Just before Winter Break, I had the opportunity to see some of our Eagles participate in the OM Spirit (Student Problem Identification Resolution of Issues Together) Launch. The group nominated to participate represents a diverse group of our student population. Those participants voiced similar concerns about the relationships that exist between students and their teachers. Many students felt that they could not relate to their teachers. Their comments made it sound as if their teachers were completely one-dimensional, a not so unusual thought coming from a teenage mind!

But, this got me thinking. How do we better relate to our students and let them know that in fact we are people, dynamic characters with many “sides” just like the characters that we are reading about in literature. Just as we look at a novel’s theme in literature, so too should our students consider the messages that their teachers can share. To do this, we must reflect on our current teaching persona, ask ourselves some difficult questions, and perhaps make some tweaks. In 2017, are we learning, adapting, and trying out the new roles that our classrooms may require?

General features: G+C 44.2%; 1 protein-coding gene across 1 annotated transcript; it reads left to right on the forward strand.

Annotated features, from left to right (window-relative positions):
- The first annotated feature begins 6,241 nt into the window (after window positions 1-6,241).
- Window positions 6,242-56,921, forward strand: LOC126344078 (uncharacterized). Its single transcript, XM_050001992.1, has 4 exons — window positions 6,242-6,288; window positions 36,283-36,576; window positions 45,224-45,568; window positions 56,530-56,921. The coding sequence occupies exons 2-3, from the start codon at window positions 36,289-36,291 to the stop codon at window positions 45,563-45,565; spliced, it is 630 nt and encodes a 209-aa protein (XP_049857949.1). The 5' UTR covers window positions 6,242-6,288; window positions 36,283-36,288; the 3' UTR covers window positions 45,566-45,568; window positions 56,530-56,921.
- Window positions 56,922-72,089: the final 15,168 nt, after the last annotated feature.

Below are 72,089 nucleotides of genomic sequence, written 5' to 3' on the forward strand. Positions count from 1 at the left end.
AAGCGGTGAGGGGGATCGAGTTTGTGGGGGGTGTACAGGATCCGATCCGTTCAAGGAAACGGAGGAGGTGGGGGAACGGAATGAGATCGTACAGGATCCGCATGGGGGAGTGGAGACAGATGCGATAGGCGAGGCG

George Couros recently published an article titled “10 Essential Characteristics of a 21st Century Educator.” Without reading the descriptions, I immediately thought “Building relationships is my best strength.” But, after careful reflection of my own classroom and practice, I could name a handful of students who likely would not say that about me. Maybe they see me only as a learner, or a leader, or a storyteller and perhaps they really need a teacher with whom they have that safe relationship. Why can’t I be her?